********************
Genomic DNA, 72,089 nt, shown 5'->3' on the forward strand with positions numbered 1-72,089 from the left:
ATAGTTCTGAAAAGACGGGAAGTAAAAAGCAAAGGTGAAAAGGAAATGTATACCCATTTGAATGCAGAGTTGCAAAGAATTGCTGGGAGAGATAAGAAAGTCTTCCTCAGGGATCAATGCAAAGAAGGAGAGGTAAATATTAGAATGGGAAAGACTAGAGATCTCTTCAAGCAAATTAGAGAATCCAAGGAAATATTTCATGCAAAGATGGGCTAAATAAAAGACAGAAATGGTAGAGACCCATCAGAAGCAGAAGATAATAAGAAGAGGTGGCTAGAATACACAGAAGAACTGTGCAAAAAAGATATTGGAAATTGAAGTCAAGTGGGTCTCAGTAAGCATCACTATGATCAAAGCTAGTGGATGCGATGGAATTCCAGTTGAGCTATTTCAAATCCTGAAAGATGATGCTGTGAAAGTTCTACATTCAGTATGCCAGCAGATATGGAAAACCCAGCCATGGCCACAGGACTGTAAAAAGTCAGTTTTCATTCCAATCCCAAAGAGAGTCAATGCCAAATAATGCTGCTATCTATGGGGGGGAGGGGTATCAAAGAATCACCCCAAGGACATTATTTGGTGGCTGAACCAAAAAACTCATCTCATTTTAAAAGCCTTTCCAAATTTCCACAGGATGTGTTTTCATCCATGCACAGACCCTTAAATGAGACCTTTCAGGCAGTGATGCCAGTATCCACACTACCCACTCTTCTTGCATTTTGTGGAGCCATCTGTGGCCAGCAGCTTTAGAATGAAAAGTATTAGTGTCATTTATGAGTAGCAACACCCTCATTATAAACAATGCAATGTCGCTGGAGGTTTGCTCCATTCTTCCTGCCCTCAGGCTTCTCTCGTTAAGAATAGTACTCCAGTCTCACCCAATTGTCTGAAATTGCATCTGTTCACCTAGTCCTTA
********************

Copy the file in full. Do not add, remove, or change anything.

Genomic DNA, 72,089 nt, shown 5'->3' on the forward strand with positions numbered 1-72,089 from the left:
ATAGTTCTGAAAAGACGGGAAGTAAAAAGCAAAGGTGAAAAGGAAATGTATACCCATTTGAATGCAGAGTTGCAAAGAATTGCTGGGAGAGATAAGAAAGTCTTCCTCAGGGATCAATGCAAAGAAGGAGAGGTAAATATTAGAATGGGAAAGACTAGAGATCTCTTCAAGCAAATTAGAGAATCCAAGGAAATATTTCATGCAAAGATGGGCTAAATAAAAGACAGAAATGGTAGAGACCCATCAGAAGCAGAAGATAATAAGAAGAGGTGGCTAGAATACACAGAAGAACTGTGCAAAAAAGATATTGGAAATTGAAGTCAAGTGGGTCTCAGTAAGCATCACTATGATCAAAGCTAGTGGATGCGATGGAATTCCAGTTGAGCTATTTCAAATCCTGAAAGATGATGCTGTGAAAGTTCTACATTCAGTATGCCAGCAGATATGGAAAACCCAGCCATGGCCACAGGACTGTAAAAAGTCAGTTTTCATTCCAATCCCAAAGAGAGTCAATGCCAAATAATGCTGCTATCTATGGGGGGGAGGGGTATCAAAGAATCACCCCAAGGACATTATTTGGTGGCTGAACCAAAAAACTCATCTCATTTTAAAAGCCTTTCCAAATTTCCACAGGATGTGTTTTCATCCATGCACAGACCCTTAAATGAGACCTTTCAGGCAGTGATGCCAGTATCCACACTACCCACTCTTCTTGCATTTTGTGGAGCCATCTGTGGCCAGCAGCTTTAGAATGAAAAGTATTAGTGTCATTTATGAGTAGCAACACCCTCATTATAAACAATGCAATGTCGCTGGAGGTTTGCTCCATTCTTCCTGCCCTCAGGCTTCTCTCGTTAAGAATAGTACTCCAGTCTCACCCAATTGTCTGAAATTGCATCTGTTCACCTAGTCCTTA